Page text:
Digital Lifestyle: Welcome to Work 3.0

PUBLISHED : Friday, 16 November, 2012, 12:00am
UPDATED : Friday, 16 November, 2012, 11:10am

Is your employer checking your Facebook account? Probably - but your next boss will be a remote worker using computers to automatically monitor and cross-reference every digital trace of you, then automatically offer you a job. This is what analysts are calling Work 3.0, where companies will abandon costly hiring and firing, time-consuming interviews, and even office space for short-term online contracts automatically awarded to self-employed home workers with the right expertise for any given task.

We could all be about to become part of a "human cloud". "We're now at the tipping point of a workplace revolution," says Duncan Miller, international marketing communications manager at Mitel, whose research earlier this year into modern working practices helped coin the phrase Work 3.0. "New, innovative working environments will emerge that are no longer tied to a single location. Many employees will no longer operate from static, physical places, but will work within a human cloud, supporting companies from limitless locations."

Work 3.0 is primarily the product of new technology. The first phase, currently under way and probably something most of us have already done, is known as "bring your own device": you take your iPad to work, check your work e-mail on a smartphone, and often attempt to access the corporate network with your own gadgets.

Miller calls this trend "fundamental" in the workplace revolution since it's now workers, not bosses, who are setting the technology agenda. "Workers are choosing their devices and technologies, and how, where and when they want to work, taking more control of their working lives."

That technology is influencing how we work is no surprise, although in the next 20 years it could get very impersonal. "Complexity is on the increase and time to market is on the decrease, and with these challenges what we think of as a job will change," says IT commentator Peter Chadha, who thinks that companies will require more expertise to stay ahead of competitors, but only for short projects. "The web will make this more possible than ever, not only by giving them mechanisms to work with one another from remote locations using virtual reality technologies, but also by sourcing the individuals more dynamically."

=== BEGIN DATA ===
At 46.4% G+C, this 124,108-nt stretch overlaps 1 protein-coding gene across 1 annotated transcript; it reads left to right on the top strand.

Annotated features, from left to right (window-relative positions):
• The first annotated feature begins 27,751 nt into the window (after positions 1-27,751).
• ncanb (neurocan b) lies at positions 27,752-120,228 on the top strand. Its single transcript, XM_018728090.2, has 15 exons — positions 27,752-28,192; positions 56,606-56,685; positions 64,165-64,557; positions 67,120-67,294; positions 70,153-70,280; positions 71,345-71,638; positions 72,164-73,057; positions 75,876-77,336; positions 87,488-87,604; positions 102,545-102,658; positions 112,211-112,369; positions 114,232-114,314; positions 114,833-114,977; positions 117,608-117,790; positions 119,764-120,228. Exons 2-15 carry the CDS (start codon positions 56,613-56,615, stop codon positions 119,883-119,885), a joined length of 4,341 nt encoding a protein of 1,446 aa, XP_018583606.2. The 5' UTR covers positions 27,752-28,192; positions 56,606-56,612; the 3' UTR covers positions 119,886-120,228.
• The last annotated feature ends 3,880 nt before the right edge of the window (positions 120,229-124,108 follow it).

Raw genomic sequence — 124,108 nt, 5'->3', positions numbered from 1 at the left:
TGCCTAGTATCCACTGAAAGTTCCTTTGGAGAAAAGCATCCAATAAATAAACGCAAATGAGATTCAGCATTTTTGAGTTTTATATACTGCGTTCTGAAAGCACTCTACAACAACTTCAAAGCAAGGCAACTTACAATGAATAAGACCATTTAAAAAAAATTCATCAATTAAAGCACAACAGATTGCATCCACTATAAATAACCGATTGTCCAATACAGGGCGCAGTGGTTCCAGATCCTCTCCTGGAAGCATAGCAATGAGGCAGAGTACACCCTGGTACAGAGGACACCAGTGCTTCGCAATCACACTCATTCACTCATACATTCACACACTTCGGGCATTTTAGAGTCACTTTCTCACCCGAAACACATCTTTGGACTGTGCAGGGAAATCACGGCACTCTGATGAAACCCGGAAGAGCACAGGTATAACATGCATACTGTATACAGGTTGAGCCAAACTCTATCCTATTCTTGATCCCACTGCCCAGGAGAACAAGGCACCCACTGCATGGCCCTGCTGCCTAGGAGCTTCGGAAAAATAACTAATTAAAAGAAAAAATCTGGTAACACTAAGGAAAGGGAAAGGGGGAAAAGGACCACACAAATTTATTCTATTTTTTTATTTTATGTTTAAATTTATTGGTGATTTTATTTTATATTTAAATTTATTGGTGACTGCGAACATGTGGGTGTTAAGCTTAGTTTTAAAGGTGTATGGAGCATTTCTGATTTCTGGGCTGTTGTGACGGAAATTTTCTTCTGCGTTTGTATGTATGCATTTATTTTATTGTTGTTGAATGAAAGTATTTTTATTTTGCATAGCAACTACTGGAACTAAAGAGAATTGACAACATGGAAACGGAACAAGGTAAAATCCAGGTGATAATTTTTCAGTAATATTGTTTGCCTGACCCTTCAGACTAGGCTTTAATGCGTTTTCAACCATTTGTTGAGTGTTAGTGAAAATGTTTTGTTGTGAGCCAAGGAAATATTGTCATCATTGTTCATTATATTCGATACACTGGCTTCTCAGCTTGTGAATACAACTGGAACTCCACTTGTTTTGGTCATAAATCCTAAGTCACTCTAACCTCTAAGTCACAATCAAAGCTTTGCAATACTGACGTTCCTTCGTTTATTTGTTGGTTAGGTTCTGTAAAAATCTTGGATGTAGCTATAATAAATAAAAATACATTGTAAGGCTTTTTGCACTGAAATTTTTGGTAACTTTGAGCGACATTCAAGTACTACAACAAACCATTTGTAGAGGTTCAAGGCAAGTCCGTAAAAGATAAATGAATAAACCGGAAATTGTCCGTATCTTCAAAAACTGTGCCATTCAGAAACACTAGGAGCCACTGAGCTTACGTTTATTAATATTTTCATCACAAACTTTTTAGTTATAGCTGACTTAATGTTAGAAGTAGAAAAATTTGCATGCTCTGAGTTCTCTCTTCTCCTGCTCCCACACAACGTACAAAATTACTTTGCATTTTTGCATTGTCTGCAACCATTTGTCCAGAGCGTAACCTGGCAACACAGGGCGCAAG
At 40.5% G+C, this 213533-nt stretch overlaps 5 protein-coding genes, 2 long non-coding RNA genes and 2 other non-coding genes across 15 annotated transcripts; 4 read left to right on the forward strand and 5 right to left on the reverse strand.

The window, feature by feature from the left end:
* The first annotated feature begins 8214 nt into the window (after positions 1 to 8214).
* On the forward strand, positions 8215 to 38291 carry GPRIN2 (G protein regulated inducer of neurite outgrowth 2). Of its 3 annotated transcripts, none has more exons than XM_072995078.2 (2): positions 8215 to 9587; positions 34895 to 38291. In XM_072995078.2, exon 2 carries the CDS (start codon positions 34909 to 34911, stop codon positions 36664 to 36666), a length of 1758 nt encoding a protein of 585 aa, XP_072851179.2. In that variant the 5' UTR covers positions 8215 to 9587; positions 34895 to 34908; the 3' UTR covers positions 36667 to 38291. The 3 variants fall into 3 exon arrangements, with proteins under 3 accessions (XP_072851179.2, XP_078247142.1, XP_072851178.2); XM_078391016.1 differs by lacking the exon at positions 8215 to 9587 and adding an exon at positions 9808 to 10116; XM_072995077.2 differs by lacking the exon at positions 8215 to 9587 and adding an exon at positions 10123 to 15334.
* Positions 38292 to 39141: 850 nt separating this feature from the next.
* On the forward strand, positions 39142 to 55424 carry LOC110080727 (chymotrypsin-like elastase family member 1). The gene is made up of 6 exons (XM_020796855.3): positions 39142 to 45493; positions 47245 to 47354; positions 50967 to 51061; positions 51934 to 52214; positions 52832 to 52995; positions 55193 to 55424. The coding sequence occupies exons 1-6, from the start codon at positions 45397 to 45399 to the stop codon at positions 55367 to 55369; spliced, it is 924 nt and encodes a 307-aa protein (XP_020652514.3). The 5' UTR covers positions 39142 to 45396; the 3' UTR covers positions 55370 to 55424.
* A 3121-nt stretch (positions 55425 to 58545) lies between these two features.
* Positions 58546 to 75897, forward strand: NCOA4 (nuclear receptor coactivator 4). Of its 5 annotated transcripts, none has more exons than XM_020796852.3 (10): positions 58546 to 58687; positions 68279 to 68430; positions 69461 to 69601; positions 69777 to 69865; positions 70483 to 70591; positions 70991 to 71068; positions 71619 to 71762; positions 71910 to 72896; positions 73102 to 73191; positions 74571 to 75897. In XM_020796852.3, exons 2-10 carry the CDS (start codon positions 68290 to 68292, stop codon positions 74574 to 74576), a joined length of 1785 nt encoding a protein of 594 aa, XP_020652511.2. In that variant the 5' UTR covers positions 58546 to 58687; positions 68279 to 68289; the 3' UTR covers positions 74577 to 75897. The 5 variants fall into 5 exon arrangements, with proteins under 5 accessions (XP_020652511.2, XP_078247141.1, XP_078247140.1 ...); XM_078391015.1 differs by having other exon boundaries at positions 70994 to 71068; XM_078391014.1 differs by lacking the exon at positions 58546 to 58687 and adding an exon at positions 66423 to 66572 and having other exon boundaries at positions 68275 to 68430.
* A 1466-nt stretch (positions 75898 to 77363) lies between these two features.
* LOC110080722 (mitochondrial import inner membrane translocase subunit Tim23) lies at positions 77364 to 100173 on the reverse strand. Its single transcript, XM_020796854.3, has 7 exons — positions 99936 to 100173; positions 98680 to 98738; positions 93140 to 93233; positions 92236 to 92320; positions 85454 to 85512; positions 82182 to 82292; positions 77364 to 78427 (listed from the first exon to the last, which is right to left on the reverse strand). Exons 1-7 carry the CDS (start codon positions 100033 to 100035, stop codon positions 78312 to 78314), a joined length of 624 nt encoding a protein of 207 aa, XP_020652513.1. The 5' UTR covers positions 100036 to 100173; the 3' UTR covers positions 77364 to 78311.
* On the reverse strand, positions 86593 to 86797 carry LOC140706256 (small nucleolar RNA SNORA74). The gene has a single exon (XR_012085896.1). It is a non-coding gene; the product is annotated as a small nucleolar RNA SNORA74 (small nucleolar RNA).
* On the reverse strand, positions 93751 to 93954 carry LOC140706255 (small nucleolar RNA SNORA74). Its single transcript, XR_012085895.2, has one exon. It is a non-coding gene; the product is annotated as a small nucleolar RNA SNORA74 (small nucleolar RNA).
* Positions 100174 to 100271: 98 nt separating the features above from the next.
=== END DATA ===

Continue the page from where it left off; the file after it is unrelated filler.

The traditional job interview could fall prey to intelligent software algorithms that can take information from multiple sources of an online reputation - such as LinkedIn profiles, tweets, online calendars and work published online - and accurately calculate who the experts are, and if they're available.

A lot of us do want to break free from a nine-to-five culture, and many - particularly the younger generation - are happy to adopt new ways of working. But the virtual model of Work 3.0 does comes with some potentially deal-breaking disadvantages.

"It's created a global marketplace in which to compete for work," says Miller, who thinks that labour markets will become more competitive. "While Work 3.0 brings great opportunities it will also pose challenges for many different parts of a business," he says, adding that the need for pensions, holidays and pay structures will remain, however disparate the workforce becomes.

"Flexibility, remote working, and people having 'portfolio careers', where they dip in and out of assignments, isn't new, but it's more common in some industries than others," says Pauline McArdle, a partner at law firm SNR Denton. "Your chances of a pay rise or promotion are reduced if you work from home because you're not visible. There is perhaps still a built-in prejudice to presenteeism - if you're seen to be in the office, you're more valued."

McArdle thinks Work 3.0 might work in IT, research posts and media and journalism, but not in most workplaces where remote working isn't practical. And that's just as well, says flexi-working expert Dr Caroline Gatrell at Lancaster University Management School. "Society could see a return to an era of 'cottage industries' when women, in particular, worked from home on short term contracts with no job security, and often on low pay," she says. Workers, rather than their employers, would likely carry the burden of heat, light and technology bills, could be unwilling to turn down work and could suffer from isolation. "It is likely that people on very short-term contracts would have a poor work-life balance," says Gatrell, who also worries that short-term contracts do not include paid holidays. "Workers would end up with time off only if work runs out."

Work 3.0 will probably mean people working for multiple companies, which has huge implications for tax and employment law. "Are these individuals freelancers or self-employed, or do they fit into the category of employee or worker? It can be very difficult to say with any certainty," says McArdle.

There's also a worry about longer-term arrangements, such as pensions. "In global economies where pension schemes are already being eroded due to anxieties about ageing populations, short-term contracts will necessitate workers organising their own pension provision," says Gatrell.

Flexible it might be, but Work 3.0 could make all of us nostalgic for the nine-to-five.